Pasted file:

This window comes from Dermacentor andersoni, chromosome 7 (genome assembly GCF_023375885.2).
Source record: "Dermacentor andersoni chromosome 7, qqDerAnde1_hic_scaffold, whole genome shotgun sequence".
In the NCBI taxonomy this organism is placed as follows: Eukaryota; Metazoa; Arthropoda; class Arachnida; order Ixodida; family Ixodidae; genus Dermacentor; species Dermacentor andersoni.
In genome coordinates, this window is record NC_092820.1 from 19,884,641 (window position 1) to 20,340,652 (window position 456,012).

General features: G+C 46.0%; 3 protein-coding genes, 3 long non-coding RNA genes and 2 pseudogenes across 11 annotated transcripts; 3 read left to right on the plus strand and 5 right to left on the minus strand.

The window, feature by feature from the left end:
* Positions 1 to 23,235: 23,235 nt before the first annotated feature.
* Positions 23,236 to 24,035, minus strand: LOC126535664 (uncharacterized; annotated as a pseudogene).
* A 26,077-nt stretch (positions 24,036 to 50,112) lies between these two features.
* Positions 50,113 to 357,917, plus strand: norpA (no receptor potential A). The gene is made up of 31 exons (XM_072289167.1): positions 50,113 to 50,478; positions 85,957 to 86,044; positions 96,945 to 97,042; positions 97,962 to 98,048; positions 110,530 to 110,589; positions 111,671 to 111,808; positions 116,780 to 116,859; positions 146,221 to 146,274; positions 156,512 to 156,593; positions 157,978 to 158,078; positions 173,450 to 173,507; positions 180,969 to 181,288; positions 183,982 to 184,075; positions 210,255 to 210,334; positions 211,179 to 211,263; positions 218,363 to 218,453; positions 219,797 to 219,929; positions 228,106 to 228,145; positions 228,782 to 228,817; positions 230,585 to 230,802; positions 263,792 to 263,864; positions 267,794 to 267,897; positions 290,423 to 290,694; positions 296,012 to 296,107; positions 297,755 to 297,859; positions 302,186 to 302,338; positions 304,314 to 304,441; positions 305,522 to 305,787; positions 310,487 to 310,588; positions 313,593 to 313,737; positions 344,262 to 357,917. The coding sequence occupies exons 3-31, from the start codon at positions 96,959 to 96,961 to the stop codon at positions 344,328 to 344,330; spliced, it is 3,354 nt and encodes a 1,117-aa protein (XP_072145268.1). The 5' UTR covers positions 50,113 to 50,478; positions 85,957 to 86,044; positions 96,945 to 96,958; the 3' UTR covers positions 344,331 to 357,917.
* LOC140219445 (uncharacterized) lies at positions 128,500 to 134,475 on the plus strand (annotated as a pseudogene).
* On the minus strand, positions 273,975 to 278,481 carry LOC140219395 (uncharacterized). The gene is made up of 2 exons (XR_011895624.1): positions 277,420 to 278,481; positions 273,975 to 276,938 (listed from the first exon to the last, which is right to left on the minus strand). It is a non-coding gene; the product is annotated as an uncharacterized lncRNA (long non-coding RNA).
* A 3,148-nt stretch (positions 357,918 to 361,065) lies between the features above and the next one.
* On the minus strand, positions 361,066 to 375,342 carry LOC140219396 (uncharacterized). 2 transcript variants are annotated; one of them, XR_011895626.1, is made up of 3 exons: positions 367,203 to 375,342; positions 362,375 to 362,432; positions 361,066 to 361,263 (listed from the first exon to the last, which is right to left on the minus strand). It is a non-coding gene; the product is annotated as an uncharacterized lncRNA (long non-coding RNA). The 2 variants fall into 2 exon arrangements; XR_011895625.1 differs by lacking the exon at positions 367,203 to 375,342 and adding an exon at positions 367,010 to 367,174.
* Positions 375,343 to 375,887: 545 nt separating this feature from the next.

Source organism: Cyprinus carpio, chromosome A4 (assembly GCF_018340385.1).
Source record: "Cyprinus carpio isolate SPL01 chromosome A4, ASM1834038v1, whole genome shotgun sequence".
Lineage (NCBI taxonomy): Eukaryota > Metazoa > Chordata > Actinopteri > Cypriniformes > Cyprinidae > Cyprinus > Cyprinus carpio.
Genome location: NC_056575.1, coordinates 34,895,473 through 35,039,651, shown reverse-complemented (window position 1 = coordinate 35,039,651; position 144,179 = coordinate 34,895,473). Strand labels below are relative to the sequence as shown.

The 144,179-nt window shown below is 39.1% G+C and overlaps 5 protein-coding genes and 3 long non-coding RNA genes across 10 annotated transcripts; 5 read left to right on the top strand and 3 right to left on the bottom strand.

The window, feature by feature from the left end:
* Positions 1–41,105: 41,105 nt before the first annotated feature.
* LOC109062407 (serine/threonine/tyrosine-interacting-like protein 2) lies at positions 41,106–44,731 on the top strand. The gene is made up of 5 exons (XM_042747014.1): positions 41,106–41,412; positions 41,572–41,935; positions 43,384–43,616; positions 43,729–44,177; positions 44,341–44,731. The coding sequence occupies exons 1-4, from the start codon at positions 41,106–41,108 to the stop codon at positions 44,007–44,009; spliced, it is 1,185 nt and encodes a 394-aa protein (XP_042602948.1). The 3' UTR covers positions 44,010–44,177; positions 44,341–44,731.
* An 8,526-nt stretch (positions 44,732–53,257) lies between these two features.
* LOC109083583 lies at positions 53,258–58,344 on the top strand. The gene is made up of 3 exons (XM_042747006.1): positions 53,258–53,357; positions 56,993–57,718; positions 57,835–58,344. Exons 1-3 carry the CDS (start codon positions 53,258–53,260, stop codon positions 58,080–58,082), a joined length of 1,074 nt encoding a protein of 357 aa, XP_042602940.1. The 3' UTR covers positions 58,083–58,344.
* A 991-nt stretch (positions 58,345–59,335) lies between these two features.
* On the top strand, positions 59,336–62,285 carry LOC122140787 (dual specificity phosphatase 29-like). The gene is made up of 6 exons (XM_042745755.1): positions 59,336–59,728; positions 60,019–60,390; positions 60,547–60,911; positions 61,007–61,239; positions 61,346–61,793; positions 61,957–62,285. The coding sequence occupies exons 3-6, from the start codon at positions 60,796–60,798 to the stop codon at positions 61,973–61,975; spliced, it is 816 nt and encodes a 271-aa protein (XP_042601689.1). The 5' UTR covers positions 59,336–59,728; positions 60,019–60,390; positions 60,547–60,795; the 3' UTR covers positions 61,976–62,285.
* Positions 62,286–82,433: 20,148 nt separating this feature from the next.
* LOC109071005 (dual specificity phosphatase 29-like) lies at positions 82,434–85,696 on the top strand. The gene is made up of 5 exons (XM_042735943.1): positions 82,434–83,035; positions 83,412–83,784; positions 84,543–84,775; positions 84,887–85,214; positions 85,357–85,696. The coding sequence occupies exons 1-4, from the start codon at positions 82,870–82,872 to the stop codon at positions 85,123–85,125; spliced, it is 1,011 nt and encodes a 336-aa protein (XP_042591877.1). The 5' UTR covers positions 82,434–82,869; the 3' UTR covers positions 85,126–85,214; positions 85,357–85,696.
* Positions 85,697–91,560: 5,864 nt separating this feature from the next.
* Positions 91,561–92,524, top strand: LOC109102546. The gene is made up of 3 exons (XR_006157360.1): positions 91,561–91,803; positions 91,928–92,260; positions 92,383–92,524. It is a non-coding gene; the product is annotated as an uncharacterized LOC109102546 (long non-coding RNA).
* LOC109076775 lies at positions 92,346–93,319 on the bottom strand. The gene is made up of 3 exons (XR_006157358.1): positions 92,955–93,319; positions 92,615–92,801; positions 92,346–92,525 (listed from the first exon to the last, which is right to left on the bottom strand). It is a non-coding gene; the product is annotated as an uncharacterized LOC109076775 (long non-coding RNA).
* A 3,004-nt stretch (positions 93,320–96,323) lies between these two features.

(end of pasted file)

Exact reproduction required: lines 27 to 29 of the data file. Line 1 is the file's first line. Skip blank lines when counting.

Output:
* On the top strand, positions 59,336–62,285 carry LOC122140787 (dual specificity phosphatase 29-like). The gene is made up of 6 exons (XM_042745755.1): positions 59,336–59,728; positions 60,019–60,390; positions 60,547–60,911; positions 61,007–61,239; positions 61,346–61,793; positions 61,957–62,285. The coding sequence occupies exons 3-6, from the start codon at positions 60,796–60,798 to the stop codon at positions 61,973–61,975; spliced, it is 816 nt and encodes a 271-aa protein (XP_042601689.1). The 5' UTR covers positions 59,336–59,728; positions 60,019–60,390; positions 60,547–60,795; the 3' UTR covers positions 61,976–62,285.
* Positions 62,286–82,433: 20,148 nt separating this feature from the next.
* LOC109071005 (dual specificity phosphatase 29-like) lies at positions 82,434–85,696 on the top strand. The gene is made up of 5 exons (XM_042735943.1): positions 82,434–83,035; positions 83,412–83,784; positions 84,543–84,775; positions 84,887–85,214; positions 85,357–85,696. The coding sequence occupies exons 1-4, from the start codon at positions 82,870–82,872 to the stop codon at positions 85,123–85,125; spliced, it is 1,011 nt and encodes a 336-aa protein (XP_042591877.1). The 5' UTR covers positions 82,434–82,869; the 3' UTR covers positions 85,126–85,214; positions 85,357–85,696.